By The Vanguard Staff
SACRAMENTO, CA – The Assembly Public Safety Committee this week approved, on a 6-1 vote, SB 467, which would more closely scrutinize “expert testimony” and is expected to change wrongful convictions.
The measure, which moves to the Assembly Appropriations Committee, is authored by CA State Senator Scott Wiener (D-San Francisco), who maintains his “End Wrongful Convictions Act” would amend the standards used for evaluating expert testimony and forensics in court post-conviction.
“Faulty forensic, medical, and scientific evidence, provided by expert witnesses, is the second most common reason that individuals are wrongfully convicted. Today, courts have discretion over which expert testimony is admissible,” according to the author’s office.
Wiener cites, “Studies (that) show courts accept most forensic science and expert testimony without sufficient scrutiny, leaving significant room for imprecision and human error. This error leads to the high rate of wrongful convictions. Expert testimony that fails to rely on sound logic should not be considered in court.”
SB 467 supporters explain false testimony includes “opinions based on flawed scientific research or outdated technology that is now unreliable or moot, and opinions about which a significant dispute has emerged regarding its validity.”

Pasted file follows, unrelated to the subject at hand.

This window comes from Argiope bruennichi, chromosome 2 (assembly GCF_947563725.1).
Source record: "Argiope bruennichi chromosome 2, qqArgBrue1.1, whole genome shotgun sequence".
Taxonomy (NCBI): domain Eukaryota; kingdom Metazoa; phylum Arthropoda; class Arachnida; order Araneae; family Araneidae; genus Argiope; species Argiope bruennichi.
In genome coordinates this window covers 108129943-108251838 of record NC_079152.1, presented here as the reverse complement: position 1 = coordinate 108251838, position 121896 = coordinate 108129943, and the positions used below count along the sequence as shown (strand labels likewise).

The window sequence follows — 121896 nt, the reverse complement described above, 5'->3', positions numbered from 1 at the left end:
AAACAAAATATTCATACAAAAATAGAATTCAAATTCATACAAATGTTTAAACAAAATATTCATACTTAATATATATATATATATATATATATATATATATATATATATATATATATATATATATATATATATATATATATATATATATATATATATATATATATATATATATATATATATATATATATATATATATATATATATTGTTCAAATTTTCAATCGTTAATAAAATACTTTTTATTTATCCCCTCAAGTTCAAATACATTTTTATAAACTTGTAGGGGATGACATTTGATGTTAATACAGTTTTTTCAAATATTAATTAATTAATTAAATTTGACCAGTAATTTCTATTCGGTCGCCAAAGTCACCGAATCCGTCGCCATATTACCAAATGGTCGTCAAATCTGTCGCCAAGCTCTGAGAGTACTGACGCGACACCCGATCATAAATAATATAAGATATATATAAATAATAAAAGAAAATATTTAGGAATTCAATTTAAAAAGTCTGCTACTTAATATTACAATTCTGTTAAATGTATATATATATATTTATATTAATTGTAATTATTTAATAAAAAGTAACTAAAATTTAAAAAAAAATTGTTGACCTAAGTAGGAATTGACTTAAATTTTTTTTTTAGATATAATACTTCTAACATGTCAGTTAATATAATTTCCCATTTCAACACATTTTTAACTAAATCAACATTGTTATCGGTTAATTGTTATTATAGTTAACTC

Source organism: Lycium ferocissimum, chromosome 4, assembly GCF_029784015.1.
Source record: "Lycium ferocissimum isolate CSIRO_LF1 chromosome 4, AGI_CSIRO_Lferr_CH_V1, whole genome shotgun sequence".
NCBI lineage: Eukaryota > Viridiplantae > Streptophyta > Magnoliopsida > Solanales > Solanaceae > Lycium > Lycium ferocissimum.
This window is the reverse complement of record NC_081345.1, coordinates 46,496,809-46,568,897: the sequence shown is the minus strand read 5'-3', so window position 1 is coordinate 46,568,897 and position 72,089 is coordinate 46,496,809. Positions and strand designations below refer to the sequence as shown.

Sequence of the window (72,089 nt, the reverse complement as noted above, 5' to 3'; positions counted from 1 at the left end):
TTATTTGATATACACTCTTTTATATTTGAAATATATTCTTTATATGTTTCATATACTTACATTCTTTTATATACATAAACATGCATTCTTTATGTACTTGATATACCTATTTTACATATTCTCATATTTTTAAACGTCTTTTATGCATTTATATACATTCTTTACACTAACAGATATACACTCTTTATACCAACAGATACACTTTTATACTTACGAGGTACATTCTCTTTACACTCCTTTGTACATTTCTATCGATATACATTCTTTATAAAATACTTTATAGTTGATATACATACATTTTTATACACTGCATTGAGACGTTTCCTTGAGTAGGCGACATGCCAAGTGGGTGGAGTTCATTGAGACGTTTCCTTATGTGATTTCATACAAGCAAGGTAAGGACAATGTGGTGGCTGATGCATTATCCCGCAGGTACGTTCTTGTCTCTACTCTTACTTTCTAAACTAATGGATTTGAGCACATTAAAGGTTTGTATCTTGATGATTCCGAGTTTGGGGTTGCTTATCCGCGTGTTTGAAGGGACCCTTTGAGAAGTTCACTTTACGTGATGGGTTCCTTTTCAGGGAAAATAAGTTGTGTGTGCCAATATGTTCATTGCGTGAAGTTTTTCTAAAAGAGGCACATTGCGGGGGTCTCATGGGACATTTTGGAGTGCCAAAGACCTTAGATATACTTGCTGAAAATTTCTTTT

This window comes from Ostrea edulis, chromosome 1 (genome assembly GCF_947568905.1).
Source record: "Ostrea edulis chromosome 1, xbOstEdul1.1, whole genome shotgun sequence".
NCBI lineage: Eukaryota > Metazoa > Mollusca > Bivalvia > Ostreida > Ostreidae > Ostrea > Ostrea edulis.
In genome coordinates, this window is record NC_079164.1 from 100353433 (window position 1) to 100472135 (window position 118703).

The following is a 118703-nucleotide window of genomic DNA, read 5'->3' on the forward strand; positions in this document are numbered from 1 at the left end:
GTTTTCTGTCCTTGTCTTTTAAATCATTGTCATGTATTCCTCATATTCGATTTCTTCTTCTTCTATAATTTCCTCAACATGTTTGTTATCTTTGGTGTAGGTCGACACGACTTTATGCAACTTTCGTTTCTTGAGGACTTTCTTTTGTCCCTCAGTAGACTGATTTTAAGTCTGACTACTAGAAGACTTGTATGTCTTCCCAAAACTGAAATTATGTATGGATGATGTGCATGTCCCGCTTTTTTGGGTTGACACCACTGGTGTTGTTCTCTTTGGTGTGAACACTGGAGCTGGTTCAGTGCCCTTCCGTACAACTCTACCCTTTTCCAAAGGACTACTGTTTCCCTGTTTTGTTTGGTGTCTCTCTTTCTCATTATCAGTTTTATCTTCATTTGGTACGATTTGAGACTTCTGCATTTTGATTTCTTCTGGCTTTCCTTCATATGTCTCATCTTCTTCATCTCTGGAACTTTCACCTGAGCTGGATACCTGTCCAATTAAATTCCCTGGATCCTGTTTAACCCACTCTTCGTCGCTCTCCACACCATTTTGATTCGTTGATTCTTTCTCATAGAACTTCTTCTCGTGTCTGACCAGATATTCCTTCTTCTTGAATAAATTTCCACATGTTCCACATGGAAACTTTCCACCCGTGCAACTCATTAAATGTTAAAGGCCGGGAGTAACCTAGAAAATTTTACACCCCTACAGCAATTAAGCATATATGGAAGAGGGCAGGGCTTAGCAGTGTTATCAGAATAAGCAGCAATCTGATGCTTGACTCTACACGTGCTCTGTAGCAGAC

Wiener has noted that the bill “strengthens the grounds on which people can seek post-conviction relief if they have been wrongfully convicted based on unreliable expert testimony. This provision will help exonerate innocent people across California.”
“Expert witnesses can have a huge impact on a trial,” said Sen. Wiener. “We need to ensure their testimony is based on sound logic and science so that innocent people aren’t sent to prison for crimes they did not commit. Unreliable expert witness testimony is a major reason innocent people are wrongfully convicted.”
He added, “We need to ensure expert witnesses are truly experts, and that they’re relying on up-to-date science. That’s why the End Wrongful Convictions Act will improve standards for admissible testimony and help people seek post-conviction relief.
Recent studies from the National Academy of Science (NAS) and cognitive neuroscientist Dr. Itiel Dror have proven that fingerprint analysis, often part of expert witness testimony, is highly unreliable and subject to cognitive bias, cites Wiener.
The lawmaker added, “NAS also looked at what is known as the ‘CSI effect,’ where jurors tend toward ‘unrealistic and preconceived notions about the availability and precision of forensic evidence in criminal trials’ based on portrayals of expert witnesses in popular culture.
SB 467 is one of several California Innocence Coalition’s reform bills, including Wiener’s SB 923, which is designed to encourage law enforcement to use evidence-based procedures when obtaining eyewitness identification, another leading contributor to wrongful convictions proven with DNA evidence.
Before SB 923 was signed into law, Wiener stresses the state did not have any statewide best practices for eyewitness identification and there were no evidence-based standards.